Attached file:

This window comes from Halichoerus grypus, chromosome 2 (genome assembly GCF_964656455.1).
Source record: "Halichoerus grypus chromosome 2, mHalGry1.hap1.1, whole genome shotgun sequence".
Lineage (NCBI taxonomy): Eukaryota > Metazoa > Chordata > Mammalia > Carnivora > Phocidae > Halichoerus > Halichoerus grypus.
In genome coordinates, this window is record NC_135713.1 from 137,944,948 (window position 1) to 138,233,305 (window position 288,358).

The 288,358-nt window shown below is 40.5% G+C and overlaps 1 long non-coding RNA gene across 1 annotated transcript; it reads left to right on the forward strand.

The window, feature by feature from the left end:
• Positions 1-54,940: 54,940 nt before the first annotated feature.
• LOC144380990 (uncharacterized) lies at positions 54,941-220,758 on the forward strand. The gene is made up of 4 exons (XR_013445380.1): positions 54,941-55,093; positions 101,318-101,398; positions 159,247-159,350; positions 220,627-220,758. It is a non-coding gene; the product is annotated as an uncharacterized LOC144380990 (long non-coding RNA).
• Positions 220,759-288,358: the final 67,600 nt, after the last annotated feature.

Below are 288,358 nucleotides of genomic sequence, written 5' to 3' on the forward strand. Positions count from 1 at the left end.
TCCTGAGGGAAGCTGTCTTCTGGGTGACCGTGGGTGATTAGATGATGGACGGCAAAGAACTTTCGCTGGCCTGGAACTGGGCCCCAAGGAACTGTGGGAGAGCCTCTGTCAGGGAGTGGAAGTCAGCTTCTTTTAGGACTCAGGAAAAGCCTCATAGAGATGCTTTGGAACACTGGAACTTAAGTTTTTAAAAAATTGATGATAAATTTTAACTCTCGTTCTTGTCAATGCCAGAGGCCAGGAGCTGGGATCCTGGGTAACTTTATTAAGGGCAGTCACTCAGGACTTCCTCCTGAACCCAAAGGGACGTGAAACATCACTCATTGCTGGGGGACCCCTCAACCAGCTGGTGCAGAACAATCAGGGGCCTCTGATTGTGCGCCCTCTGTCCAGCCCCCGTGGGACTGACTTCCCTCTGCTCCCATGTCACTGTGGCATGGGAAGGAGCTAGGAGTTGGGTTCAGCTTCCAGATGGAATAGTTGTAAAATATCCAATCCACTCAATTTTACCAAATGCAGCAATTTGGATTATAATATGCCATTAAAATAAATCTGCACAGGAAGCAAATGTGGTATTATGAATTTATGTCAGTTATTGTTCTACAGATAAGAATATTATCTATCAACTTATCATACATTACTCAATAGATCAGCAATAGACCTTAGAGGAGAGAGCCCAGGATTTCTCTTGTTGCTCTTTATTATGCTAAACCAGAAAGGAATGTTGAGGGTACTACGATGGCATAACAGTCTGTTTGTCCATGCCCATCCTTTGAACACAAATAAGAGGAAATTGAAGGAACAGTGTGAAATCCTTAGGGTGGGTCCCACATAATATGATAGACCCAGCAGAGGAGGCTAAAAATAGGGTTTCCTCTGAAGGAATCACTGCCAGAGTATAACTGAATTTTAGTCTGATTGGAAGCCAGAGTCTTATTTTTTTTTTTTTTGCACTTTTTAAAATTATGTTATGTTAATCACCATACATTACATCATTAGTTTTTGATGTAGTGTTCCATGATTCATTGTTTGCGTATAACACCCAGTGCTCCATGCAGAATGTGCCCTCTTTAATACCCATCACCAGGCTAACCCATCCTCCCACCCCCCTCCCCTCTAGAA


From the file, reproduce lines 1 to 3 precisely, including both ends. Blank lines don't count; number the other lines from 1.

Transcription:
This window comes from Halichoerus grypus, chromosome 2 (genome assembly GCF_964656455.1).
Source record: "Halichoerus grypus chromosome 2, mHalGry1.hap1.1, whole genome shotgun sequence".
Lineage (NCBI taxonomy): Eukaryota > Metazoa > Chordata > Mammalia > Carnivora > Phocidae > Halichoerus > Halichoerus grypus.